Mamma Mia: Here We Go Again! takes us back to the Greek island of Kalokairi for a fun musical journey through time between past and present.
If there is one thing that Ol Parker learned from the first film, it’s a little bit of Pierce Brosnan singing goes a long way. Brosnan was heavily criticized for his singing in the first film and rightfully so. This time around, something is different. Brosnan’s singing is more or less reverted to the chorus background on most numbers but he gets a solo. It follows an emotional moment between Sam Carmichael and step-daughter Sophie Sheridan (Amanda Seyfried). No surprise, Brosnan reprises “SOS” but he slows down the number to a place where he’s capable of singing the tune. Much to the surprise of many, James Bond has redeemed himself.
The film in itself is both a prequel and a sequel. We see how Donna made her way to the island in 1979 following her graduation from Oxford, after kicking off the film with “When I Kissed the Teacher.” One of the songs sees the younger Donna writing in the journal while singing as Sam sleeps in bed. We see the journal make a return. It was fun to watch how Donna met Harry Bright, Bill Anderson, and Sam when they were younger. It was very fun to see young Harry (Hugh Skinner) struggle with French thinking that Donna worked at the hotel.
In present day, Sophie is bring Donna’s dream to life with the opening of Hotel Bella Donna. Unfortunately for Sophie, the fancy party that she was planning is now at stake when Señor Fernando Cienfuegos (Andy Garcia) warns her of a storm heading their way. This beautifully segues to when Donna meets young Sam (Jeremy Irvine) while searching for help.
It’s a nice throwback to the first film in how Donna meets Bill (Josh Dylan). Just like Harry and Sam on the way to the wedding, she just misses the Ferry and who else is there to save the day but Bill. Once on the island, Donna meets Sam.
After Sam has left, Rosie (Alexa Davies) and Tanya (Jessica Keenan Wynn)–the other members of Donna and The Dynamos–come to visit and cheer her up. It’s by this point that Donna is living in the farmhouse she discovered. She’s very much a singer but she’s not feeling like singing about love because of the hurt. This is were she slowly belts “Mamma Mia” with maybe even more force than Meryl Streep did years earlier.
There are several scenes throughout the film that draw on similar occasions in the first film. Whether it’s a line, a song, or simply an homage, there’s a lot that ties together both films. Even in the new film, they could reference something during present day and the film will cut away to the past in a moment’s notice. We see the hurt that Sam referenced earlier upon coming back for Donna to find that she had already moved on. You can see it in his face and one can’t help but empathize with him.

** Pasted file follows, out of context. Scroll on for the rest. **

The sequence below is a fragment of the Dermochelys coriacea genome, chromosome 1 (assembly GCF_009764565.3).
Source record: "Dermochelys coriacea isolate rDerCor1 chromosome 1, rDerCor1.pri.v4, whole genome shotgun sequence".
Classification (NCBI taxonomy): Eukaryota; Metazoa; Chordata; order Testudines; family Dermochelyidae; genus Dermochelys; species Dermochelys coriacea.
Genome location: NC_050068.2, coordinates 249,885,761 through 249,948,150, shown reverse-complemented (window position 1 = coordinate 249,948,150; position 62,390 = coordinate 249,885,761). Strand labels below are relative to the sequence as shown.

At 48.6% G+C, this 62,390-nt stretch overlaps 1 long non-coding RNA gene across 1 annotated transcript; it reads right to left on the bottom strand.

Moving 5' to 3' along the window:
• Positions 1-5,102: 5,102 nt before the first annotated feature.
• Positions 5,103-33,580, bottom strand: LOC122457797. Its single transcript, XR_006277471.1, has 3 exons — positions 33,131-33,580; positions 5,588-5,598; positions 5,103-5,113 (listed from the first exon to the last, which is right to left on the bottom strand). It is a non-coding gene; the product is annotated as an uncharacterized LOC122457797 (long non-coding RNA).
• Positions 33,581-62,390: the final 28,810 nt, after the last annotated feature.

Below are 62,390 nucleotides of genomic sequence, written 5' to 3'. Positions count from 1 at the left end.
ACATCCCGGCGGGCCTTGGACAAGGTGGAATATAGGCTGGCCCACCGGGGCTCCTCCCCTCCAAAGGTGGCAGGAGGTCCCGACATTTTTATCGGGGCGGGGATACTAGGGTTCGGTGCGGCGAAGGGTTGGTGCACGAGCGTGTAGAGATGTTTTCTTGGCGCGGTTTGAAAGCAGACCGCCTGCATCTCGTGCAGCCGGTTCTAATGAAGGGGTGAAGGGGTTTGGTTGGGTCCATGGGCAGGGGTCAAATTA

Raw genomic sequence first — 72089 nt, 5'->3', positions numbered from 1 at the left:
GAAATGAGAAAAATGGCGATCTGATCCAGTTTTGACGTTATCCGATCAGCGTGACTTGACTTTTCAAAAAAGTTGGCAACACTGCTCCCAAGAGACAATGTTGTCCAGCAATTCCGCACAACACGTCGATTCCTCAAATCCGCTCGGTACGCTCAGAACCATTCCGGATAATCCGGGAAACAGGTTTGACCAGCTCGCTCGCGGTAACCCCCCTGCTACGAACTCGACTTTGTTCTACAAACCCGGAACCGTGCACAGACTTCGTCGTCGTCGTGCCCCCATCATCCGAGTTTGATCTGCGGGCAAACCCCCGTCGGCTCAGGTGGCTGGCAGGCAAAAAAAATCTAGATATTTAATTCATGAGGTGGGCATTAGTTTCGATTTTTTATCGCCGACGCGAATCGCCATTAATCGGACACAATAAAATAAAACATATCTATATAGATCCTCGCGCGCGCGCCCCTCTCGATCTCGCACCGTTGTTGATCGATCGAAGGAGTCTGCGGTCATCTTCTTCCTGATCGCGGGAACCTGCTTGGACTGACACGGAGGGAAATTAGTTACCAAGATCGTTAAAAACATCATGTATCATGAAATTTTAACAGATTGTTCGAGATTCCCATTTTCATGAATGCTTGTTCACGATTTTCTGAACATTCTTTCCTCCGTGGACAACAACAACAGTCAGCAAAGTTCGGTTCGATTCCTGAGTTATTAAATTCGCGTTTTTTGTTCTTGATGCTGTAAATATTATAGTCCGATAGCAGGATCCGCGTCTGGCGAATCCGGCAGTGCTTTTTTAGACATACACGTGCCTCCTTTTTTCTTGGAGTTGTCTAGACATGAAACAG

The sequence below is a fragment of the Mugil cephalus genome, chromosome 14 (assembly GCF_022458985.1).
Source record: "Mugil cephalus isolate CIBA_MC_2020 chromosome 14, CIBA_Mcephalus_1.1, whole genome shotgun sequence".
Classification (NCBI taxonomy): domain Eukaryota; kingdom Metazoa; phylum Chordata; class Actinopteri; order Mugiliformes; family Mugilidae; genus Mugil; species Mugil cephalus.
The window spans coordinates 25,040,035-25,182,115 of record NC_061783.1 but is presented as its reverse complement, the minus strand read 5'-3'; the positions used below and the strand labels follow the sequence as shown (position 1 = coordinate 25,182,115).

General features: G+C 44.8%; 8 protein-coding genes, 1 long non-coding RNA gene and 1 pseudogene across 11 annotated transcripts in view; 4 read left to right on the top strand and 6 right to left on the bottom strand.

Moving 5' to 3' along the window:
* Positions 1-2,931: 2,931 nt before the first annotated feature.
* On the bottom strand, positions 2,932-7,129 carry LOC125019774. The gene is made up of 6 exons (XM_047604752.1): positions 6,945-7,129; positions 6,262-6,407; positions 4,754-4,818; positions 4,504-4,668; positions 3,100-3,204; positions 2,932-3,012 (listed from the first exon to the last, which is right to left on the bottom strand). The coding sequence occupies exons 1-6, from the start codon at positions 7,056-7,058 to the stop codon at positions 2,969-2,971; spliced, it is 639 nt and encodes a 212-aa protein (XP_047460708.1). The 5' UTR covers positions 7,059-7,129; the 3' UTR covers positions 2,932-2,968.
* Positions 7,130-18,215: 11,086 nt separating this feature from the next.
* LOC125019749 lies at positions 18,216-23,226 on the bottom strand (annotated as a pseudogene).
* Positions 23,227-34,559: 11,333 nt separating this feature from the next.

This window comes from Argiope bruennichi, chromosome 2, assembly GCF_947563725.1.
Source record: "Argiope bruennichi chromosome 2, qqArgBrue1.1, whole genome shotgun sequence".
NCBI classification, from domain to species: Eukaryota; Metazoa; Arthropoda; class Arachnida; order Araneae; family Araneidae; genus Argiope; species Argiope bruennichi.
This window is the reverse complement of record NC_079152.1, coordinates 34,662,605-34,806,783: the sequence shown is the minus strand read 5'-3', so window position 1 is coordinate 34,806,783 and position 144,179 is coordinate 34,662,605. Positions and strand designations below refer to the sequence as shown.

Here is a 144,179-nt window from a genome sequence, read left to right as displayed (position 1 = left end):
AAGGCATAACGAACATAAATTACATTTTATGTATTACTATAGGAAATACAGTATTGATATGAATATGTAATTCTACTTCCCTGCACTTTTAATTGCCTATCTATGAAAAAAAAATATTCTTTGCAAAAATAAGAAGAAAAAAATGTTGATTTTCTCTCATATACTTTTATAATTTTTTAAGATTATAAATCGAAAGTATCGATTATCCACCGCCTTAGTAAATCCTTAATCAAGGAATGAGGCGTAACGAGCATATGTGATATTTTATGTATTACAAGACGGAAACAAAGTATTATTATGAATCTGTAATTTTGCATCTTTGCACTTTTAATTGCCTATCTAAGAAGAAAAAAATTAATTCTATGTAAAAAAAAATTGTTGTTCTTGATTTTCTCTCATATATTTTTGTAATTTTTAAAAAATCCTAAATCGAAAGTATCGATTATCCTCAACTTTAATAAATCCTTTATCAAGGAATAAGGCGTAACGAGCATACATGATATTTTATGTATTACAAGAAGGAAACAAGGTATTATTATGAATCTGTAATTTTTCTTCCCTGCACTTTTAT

The choreography on numbers like “Dancing Queen” and “Super Trouper” are especially fun to watch. “Waterloo,” too. The former is a fun-to-watch set piece leading up to an emotional reunion between Sophie and Harry (Colin Firth), Bill (Stellan Skarsgård), and Sky (Dominic Cooper). With top-notch choreography on land and the flotilla, it would be hard to improve the piece. Perhaps the most emotional moment is watching the return of Donna Sheridan in her Meryl Streep form. The song of choice only makes it more emotional and should resonate with mothers and daughters around the globe. We wish we could have more of Meryl but the choice they made with the script only heightens the emotional tone of the film.
On the casting front, Lily James is able to capture the free spirit that we want in Donna. She matches Meryl Streep in her approach of the character. This isn’t an easy feat for any actress to do but James absolutely nails it. The Downton Abbey alumnus who brought Cinderella to life and had a supporting role in Baby Driver has proven that she’s leading lady material. You’ll see her later this year in Little Woods. The casting of Alexa Davies and Jessica Keenan Wynn as the younger Rosie and Tanya are absolutely perfect. They really are 100% the younger versions of Julie Walters and Christine Baranski in how they dress, act, and sing.
Even though it’s ten years later, I don’t understand how nobody had the decency to take a paternity test. It seems like it would have been such the obvious thing to do. Personally, I think it’s Sam but that’s just me. Maybe it’s because of how hurt he looked when he returned to the mainland.
There’s something magical in watching Mamma Mia: Here We Go Again bring the spirit and tone of the first film.
DIRECTOR/SCREENWRITER: Ol Parker
CAST: Christine Baranski, Pierce Brosnan, Dominic Cooper, Colin Firth, Andy Garcia, Lily James, Amanda Seyfried, Stellan Skarsgård, Julie Walters, Alexa Davies, Josh Dylan, Jeremy Irvine, Hugh Skinner, Jessica Keenan Wynn, with Cher and Meryl Streep